GUERRERO: He is a former Marxist-turned-right-wing-radical who kind of dedicated much of his life to fostering young conservatives like Stephen Miller and teaching them, you know, the weapons of the civil rights movement from which he came and teaching them how to use the language of the civil rights movement to attack it.
GARCIA-NAVARRO: Yeah, you write, Elder gave him a platform, but Horowitz gave him the weapons.
GUERRERO: Exactly. And this is apparent from private correspondence that David Horowitz shared with me for the book where you could see for years, you know, David Horowitz shaping Stephen Miller's career throughout college, getting him his first jobs on Capitol Hill, shaping Trump's rhetoric and policies through Miller. And he introduces him from a very young age to this idea that everything that we hold dear as Americans - equality and freedom - are thanks to white men and that there's this unfair war on whiteness.
GARCIA-NAVARRO: Miller graduates - voted most outspoken, unsurprisingly. And you write, he received more publicity than any other kid. He understood how to take these ideas and kind of disseminate them. And he ends up going to Duke University, where he starts to write for the school paper. He had a column called "Miller Time." What did he write about? What causes was he involved in?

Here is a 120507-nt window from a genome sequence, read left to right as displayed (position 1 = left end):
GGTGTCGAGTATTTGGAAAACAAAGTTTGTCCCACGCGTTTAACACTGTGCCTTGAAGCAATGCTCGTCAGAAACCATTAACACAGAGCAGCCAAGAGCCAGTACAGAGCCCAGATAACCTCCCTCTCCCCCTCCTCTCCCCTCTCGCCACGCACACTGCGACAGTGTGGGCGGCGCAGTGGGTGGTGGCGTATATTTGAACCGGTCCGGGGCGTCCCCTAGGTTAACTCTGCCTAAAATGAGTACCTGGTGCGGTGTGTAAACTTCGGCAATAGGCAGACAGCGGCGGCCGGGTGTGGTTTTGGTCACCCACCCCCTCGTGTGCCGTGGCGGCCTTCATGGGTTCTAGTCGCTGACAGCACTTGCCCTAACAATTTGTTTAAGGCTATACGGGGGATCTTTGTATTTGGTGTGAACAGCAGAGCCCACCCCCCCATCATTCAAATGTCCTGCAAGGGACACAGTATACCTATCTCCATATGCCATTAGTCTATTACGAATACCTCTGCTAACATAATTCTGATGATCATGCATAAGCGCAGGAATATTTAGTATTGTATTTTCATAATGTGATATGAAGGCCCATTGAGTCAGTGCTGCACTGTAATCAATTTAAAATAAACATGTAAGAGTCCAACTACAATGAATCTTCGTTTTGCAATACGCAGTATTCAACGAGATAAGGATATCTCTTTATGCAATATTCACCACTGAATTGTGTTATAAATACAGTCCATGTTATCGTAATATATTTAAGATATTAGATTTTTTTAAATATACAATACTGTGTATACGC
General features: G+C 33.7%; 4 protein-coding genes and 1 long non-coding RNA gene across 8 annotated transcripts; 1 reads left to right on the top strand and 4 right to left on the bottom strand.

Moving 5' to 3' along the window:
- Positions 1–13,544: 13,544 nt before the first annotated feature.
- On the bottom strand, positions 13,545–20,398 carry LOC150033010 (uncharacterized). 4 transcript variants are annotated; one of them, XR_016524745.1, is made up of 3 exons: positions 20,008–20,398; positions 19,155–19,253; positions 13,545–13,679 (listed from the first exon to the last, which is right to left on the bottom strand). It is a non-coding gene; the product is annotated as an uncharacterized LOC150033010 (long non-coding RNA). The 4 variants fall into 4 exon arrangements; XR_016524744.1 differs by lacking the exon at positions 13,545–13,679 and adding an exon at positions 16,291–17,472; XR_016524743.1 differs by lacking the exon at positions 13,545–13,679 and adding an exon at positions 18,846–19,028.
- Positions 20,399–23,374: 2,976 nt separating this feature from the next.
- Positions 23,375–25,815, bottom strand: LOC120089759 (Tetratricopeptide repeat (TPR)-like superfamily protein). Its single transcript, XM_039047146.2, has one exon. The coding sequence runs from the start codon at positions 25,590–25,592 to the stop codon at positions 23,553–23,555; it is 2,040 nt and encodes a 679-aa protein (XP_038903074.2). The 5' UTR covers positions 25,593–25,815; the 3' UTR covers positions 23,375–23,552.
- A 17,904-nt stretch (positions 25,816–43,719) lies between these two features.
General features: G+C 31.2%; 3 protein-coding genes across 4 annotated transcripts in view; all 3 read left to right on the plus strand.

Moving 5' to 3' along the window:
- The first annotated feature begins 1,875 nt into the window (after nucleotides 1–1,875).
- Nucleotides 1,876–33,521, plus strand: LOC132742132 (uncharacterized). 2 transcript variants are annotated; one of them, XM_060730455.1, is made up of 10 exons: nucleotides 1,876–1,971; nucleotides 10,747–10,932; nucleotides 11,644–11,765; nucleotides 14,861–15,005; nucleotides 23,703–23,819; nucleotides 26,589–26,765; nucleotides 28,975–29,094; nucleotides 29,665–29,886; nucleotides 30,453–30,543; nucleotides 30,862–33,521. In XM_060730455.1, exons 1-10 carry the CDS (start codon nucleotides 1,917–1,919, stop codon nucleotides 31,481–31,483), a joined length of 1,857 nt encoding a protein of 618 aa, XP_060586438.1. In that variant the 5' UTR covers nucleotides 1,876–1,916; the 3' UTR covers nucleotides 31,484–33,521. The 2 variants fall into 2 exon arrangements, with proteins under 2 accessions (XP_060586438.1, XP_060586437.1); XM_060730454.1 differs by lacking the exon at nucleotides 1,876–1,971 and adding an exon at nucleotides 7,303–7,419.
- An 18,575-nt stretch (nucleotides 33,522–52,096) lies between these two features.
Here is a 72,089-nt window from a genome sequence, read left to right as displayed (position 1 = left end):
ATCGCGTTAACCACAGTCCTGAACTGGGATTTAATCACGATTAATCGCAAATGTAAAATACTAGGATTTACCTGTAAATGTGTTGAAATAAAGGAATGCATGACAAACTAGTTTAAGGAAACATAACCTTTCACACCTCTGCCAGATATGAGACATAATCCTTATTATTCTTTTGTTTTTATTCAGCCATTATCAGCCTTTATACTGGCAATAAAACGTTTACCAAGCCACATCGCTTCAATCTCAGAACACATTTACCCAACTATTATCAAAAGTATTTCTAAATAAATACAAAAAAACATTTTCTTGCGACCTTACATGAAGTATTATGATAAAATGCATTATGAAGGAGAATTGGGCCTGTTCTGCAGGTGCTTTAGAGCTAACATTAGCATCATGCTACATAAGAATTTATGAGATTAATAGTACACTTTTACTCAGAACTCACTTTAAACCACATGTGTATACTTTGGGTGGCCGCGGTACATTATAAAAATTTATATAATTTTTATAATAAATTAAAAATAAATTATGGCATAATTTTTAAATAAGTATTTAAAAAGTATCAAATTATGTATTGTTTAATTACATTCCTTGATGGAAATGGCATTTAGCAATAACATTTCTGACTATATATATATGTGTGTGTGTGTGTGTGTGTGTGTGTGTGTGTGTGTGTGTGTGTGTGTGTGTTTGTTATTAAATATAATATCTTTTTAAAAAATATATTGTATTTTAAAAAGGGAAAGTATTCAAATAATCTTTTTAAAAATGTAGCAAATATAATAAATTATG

GUERRERO: He was repeatedly drawn to racial controversies and at one point became very obsessed with the Duke lacrosse scandal where a Black woman accused several Duke lacrosse players of having raped her. And those accusations were ultimately found to be false. But during the investigation, when people were trying to get to the bottom of what had happened, Stephen Miller rushed to the defense of the white players, saying that they were being targeted simply because of their white skin color.
GARCIA-NAVARRO: And this is when he reaches a mass audience. He starts to be able to get on "Fox News" and "Fox & Friends."
GUERRERO: Exactly. He starts to realize that this extremism that David Horowitz introduced him to is actually a potential path to power. He had always been seen as kind of a pariah, kind of a fringe figure. His views were offensive to people, but people just kind of rolled their eyes and thought, well, this guy can't do any harm. I mean, he's just so out there. But you see him actually being very effective with the media, you know, finding ways to get a platform by using arguments for diversity - you know, the very thing he was attacking - to get a platform and to have his voice highlighted.